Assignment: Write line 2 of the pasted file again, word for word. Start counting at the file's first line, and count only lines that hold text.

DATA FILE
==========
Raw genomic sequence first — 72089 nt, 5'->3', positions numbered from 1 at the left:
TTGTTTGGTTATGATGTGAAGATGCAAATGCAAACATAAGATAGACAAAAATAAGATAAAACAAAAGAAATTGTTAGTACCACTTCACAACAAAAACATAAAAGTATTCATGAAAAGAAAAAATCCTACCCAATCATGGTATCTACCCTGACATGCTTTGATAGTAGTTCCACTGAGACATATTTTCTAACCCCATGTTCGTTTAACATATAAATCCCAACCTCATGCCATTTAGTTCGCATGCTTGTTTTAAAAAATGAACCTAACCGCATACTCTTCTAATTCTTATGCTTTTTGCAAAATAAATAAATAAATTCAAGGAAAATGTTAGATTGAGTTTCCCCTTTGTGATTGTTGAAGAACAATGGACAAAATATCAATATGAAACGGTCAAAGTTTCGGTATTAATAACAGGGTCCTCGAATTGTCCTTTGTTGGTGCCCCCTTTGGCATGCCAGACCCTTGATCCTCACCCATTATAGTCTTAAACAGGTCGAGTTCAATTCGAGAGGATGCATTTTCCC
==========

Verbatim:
TTGTTTGGTTATGATGTGAAGATGCAAATGCAAACATAAGATAGACAAAAATAAGATAAAACAAAAGAAATTGTTAGTACCACTTCACAACAAAAACATAAAAGTATTCATGAAAAGAAAAAATCCTACCCAATCATGGTATCTACCCTGACATGCTTTGATAGTAGTTCCACTGAGACATATTTTCTAACCCCATGTTCGTTTAACATATAAATCCCAACCTCATGCCATTTAGTTCGCATGCTTGTTTTAAAAAATGAACCTAACCGCATACTCTTCTAATTCTTATGCTTTTTGCAAAATAAATAAATAAATTCAAGGAAAATGTTAGATTGAGTTTCCCCTTTGTGATTGTTGAAGAACAATGGACAAAATATCAATATGAAACGGTCAAAGTTTCGGTATTAATAACAGGGTCCTCGAATTGTCCTTTGTTGGTGCCCCCTTTGGCATGCCAGACCCTTGATCCTCACCCATTATAGTCTTAAACAGGTCGAGTTCAATTCGAGAGGATGCATTTTCCC